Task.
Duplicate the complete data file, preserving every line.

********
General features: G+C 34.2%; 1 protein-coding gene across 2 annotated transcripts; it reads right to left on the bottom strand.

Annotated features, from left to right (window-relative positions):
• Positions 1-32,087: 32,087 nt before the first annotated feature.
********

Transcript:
General features: G+C 34.2%; 1 protein-coding gene across 2 annotated transcripts; it reads right to left on the bottom strand.

Annotated features, from left to right (window-relative positions):
• Positions 1-32,087: 32,087 nt before the first annotated feature.